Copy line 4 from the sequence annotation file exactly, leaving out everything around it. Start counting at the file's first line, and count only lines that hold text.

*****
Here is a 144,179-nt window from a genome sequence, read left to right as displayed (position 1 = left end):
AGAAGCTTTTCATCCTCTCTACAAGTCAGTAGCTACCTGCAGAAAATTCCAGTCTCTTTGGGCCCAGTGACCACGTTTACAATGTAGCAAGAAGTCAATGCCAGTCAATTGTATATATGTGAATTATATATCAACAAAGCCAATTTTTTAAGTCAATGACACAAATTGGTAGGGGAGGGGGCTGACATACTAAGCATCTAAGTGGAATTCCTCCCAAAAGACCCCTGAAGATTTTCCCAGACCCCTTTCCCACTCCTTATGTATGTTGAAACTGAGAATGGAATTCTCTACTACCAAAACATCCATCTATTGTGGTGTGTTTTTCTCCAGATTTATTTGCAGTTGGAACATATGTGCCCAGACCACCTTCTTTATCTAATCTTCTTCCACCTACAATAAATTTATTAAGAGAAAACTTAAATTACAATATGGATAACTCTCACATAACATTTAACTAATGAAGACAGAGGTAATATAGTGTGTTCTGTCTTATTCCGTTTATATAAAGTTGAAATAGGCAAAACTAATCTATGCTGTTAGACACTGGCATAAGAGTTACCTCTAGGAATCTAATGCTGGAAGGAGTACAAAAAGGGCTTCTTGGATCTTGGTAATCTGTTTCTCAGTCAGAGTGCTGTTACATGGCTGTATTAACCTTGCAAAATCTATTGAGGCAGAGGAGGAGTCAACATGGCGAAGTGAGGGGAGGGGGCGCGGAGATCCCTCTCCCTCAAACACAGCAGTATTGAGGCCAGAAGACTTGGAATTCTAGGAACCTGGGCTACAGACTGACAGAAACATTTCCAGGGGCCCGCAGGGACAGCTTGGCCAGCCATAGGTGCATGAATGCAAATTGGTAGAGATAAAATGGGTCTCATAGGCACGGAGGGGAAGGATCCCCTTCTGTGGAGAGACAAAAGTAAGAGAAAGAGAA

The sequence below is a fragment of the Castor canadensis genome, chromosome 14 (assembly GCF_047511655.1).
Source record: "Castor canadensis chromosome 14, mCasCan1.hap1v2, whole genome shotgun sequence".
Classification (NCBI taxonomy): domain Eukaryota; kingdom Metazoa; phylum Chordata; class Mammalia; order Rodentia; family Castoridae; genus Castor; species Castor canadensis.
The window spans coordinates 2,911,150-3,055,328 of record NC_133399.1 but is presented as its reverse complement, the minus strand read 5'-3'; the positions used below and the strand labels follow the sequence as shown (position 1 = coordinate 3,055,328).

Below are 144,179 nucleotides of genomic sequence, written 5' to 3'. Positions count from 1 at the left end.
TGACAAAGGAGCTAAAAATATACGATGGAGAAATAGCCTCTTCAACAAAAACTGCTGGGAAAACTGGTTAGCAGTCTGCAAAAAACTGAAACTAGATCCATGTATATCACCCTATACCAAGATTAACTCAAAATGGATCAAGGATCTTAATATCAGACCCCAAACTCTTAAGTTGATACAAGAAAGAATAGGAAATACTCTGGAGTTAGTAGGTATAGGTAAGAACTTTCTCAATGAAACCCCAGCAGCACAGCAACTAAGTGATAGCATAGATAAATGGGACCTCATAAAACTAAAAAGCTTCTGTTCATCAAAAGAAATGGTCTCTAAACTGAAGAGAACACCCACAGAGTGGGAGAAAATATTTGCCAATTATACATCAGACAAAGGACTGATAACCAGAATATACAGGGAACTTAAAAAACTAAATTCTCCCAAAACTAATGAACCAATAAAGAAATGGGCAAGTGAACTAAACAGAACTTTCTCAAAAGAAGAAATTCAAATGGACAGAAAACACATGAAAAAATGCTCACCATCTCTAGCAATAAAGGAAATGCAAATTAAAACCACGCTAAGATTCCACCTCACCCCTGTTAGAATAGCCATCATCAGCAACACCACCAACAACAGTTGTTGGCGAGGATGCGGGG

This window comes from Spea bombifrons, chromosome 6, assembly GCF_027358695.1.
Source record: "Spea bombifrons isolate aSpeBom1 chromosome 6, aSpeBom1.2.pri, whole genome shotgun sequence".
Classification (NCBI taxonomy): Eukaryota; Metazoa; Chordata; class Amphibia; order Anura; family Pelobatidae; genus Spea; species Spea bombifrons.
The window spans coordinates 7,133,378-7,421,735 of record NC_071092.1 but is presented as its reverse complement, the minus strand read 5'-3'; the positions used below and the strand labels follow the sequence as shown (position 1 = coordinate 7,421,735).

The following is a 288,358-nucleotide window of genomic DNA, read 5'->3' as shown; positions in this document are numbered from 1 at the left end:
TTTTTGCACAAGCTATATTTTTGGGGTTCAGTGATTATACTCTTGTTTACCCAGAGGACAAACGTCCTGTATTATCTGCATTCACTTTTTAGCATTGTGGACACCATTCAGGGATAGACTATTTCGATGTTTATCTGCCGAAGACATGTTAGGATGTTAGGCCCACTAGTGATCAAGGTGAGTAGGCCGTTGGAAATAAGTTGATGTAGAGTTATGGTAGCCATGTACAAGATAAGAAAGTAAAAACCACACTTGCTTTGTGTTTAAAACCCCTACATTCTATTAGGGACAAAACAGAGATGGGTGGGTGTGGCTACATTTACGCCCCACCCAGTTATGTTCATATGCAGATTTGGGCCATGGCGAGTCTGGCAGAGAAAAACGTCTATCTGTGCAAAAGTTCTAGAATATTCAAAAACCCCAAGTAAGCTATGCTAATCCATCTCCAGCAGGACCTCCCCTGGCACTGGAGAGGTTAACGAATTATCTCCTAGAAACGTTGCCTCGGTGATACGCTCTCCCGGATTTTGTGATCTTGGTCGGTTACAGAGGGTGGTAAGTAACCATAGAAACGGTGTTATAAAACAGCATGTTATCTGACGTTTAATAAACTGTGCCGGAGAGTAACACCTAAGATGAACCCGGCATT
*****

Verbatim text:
Source record: "Castor canadensis chromosome 14, mCasCan1.hap1v2, whole genome shotgun sequence".